And, as the gay and lesbian community has long been aware, the Net is a haven for teenagers who are coming to terms with feelings that might not be acceptable among their peers. Maiga, for example, is an 18-year-old girl who lives in what she describes as "a white-bread suburb" near Philadelphia. Although she'd known that she was bisexual for some time, it wasn't until she spent hours conversing with older women in online communities -- women with strikingly different experiences and opinions than the teens she'd encountered in the 'burbs -- that Maiga came to understand her own sexuality.

"Meeting these people I really respect, seeing them living lives that I could see myself living, made me feel a lot more comfortable with my sexual identity. It was really helpful to learn to think of myself as a person who is sexual and enjoys exploring her sexuality a lot," she muses. More importantly, she says, talking to more-experienced women has given her a healthier perspective about relationships. "When I think about relationships now, I am focused around being into them for myself. I fell into a lot of the teenage-girl traps about trying to please someone else."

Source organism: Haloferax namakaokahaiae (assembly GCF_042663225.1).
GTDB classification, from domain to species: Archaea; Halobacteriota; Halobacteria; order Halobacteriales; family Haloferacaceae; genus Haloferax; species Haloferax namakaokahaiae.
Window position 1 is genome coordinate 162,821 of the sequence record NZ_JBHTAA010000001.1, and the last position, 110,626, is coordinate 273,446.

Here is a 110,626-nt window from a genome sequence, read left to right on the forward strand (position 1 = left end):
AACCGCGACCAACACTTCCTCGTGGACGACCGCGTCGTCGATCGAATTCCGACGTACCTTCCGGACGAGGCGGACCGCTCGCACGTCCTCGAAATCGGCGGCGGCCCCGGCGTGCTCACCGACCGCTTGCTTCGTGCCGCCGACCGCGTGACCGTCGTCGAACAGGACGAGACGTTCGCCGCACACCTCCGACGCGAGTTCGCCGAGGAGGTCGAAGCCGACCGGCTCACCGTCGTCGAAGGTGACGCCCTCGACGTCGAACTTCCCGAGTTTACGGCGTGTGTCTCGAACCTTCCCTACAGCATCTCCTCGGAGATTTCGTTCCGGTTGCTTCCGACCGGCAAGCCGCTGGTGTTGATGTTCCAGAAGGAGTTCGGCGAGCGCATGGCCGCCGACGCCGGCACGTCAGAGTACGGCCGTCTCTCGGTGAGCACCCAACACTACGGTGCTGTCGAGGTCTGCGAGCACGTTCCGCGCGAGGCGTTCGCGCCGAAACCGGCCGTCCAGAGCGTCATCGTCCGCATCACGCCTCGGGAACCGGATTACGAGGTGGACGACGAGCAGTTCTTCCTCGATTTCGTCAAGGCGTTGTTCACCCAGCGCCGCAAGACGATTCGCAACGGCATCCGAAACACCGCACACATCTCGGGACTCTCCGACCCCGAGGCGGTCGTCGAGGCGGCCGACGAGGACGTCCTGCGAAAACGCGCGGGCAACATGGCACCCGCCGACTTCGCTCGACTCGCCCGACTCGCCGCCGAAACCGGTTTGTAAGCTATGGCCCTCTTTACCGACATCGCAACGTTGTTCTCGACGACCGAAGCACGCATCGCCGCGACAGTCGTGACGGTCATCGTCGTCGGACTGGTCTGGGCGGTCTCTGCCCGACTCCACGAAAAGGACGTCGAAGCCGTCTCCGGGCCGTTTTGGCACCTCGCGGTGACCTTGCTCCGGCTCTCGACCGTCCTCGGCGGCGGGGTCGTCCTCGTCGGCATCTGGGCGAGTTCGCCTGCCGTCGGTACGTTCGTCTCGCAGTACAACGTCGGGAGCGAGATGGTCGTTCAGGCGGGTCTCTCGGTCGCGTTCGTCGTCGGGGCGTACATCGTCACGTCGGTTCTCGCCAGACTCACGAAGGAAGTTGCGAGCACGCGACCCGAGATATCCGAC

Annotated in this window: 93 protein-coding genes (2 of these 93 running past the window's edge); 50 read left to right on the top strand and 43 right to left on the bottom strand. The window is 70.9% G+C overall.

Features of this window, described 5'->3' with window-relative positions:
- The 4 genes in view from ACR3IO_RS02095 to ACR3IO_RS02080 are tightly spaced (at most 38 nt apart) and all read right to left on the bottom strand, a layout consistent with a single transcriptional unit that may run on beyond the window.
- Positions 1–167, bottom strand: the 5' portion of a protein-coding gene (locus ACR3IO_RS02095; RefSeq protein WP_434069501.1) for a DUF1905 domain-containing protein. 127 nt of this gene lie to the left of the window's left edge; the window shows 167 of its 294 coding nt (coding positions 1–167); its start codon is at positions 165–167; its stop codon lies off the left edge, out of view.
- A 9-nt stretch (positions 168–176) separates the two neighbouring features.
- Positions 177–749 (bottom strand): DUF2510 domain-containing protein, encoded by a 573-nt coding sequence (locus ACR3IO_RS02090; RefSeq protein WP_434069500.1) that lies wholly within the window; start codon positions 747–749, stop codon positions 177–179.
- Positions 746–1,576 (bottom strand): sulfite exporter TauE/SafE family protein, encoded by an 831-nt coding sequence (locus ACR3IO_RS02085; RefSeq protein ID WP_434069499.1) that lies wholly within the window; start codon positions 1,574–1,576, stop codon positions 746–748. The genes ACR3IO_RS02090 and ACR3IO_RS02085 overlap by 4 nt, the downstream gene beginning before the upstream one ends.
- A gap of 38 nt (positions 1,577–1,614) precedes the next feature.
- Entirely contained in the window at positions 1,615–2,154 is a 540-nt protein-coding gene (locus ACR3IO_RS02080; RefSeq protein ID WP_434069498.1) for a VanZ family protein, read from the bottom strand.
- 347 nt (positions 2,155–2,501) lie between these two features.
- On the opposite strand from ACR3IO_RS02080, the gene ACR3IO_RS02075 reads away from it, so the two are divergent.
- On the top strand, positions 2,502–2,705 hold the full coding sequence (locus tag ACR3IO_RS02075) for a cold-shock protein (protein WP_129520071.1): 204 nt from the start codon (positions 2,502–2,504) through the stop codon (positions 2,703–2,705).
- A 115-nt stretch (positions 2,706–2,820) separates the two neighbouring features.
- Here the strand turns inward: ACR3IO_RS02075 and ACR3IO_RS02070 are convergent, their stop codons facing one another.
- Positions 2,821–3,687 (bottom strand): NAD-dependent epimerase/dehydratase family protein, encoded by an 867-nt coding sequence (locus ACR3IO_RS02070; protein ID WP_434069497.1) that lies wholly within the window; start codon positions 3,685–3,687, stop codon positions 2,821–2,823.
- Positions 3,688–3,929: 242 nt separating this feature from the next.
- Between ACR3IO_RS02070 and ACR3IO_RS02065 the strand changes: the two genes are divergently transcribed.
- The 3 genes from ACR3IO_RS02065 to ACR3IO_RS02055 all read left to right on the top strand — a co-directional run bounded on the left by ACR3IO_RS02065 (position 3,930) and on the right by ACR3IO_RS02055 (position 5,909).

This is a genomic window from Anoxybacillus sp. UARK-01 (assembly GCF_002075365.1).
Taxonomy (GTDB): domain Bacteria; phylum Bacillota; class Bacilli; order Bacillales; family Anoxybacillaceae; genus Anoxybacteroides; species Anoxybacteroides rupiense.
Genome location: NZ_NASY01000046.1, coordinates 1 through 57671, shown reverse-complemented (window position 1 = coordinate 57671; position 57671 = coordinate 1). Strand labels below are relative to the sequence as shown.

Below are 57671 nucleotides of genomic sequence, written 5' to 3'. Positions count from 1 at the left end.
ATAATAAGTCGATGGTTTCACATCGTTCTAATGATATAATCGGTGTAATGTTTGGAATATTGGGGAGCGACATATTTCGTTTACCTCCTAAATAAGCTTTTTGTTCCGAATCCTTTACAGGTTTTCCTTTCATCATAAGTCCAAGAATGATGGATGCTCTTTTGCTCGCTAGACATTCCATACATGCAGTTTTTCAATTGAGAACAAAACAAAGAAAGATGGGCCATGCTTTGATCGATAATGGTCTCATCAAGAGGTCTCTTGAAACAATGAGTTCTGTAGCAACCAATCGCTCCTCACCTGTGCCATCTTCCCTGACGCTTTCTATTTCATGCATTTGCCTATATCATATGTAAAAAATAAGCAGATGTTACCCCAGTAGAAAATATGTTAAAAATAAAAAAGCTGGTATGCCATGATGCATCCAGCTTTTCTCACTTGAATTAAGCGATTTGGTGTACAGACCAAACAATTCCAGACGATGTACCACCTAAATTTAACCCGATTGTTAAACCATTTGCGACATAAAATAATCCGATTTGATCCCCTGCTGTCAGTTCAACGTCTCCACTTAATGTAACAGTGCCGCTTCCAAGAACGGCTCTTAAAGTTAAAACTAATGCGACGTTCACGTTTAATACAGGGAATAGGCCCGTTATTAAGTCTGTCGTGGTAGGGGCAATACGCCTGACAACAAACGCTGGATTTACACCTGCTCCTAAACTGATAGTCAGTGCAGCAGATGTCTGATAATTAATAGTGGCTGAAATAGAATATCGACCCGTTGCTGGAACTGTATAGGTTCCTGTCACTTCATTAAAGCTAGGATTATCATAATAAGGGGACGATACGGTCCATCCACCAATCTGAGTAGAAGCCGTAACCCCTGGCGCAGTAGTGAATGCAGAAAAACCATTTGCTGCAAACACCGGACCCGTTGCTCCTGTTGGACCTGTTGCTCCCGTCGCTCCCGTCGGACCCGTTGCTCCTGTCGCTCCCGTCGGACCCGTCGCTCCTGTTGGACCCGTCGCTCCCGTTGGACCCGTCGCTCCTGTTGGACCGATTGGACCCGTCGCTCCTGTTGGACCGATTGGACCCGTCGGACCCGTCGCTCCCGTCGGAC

The Net can offer young girls, and guys, a place to explore their sexuality and to learn how and when to act on their desires -- but only if teenagers are permitted access to sites that host such discussions. Some libraries have had filtering software forced upon them, (or would if the Dr. Laura Schlessingers of the world had their way), and therefore block any online references to sex. And plenty of schools and parents, concerned mainly about kids viewing pornography, have installed similar filters on their computers.